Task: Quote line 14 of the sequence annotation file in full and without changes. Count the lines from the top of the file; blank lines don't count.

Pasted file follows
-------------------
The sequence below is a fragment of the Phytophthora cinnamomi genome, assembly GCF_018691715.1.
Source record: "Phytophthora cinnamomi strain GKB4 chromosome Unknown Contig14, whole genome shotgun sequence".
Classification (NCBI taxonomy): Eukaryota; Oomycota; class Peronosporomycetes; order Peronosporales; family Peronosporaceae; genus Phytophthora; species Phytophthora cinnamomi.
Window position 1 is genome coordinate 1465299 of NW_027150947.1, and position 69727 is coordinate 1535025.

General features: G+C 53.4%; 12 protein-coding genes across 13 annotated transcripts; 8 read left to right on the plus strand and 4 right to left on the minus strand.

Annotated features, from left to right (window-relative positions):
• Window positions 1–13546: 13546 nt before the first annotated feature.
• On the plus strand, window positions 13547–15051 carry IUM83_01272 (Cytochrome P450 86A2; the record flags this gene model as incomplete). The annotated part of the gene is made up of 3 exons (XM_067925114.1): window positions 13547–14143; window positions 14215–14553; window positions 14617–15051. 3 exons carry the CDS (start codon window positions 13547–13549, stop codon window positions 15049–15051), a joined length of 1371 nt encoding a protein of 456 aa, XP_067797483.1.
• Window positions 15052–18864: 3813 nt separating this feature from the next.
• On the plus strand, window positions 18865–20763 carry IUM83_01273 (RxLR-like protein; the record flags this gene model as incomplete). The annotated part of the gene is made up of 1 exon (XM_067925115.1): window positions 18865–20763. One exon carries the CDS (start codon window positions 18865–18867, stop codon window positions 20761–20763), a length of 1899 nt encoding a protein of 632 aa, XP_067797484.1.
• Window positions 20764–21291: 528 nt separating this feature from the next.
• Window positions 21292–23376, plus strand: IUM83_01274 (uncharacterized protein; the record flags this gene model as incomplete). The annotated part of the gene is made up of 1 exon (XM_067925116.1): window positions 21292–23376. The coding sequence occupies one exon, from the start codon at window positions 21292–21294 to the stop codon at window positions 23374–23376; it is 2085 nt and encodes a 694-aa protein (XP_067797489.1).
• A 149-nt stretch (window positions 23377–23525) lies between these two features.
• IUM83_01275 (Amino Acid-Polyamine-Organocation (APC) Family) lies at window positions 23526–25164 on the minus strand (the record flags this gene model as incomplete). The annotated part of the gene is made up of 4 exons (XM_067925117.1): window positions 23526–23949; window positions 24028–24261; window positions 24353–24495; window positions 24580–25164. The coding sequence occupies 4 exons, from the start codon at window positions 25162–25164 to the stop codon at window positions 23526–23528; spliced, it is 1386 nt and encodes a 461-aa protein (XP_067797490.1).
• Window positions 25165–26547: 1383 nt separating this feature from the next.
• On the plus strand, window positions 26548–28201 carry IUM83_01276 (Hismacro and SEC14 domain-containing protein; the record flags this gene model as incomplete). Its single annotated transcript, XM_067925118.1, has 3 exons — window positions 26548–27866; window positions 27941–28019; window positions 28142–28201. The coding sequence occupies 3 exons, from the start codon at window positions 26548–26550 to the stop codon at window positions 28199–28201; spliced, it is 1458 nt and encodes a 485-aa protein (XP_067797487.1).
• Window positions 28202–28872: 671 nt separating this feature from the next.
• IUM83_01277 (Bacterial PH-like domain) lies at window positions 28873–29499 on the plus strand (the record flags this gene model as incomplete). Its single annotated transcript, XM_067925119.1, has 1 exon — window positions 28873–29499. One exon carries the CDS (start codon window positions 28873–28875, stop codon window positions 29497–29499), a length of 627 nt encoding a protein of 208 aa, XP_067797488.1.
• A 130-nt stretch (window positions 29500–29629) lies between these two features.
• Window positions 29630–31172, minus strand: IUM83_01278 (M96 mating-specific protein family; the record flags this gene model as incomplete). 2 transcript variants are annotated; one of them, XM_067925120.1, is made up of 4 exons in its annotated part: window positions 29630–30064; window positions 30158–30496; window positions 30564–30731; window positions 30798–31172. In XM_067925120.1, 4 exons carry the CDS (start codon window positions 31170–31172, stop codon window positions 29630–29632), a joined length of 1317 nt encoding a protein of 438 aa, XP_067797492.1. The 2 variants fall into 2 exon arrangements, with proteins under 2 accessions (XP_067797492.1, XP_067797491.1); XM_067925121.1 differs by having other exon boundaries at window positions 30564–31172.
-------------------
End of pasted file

• IUM83_01275 (Amino Acid-Polyamine-Organocation (APC) Family) lies at window positions 23526–25164 on the minus strand (the record flags this gene model as incomplete). The annotated part of the gene is made up of 4 exons (XM_067925117.1): window positions 23526–23949; window positions 24028–24261; window positions 24353–24495; window positions 24580–25164. The coding sequence occupies 4 exons, from the start codon at window positions 25162–25164 to the stop codon at window positions 23526–23528; spliced, it is 1386 nt and encodes a 461-aa protein (XP_067797490.1).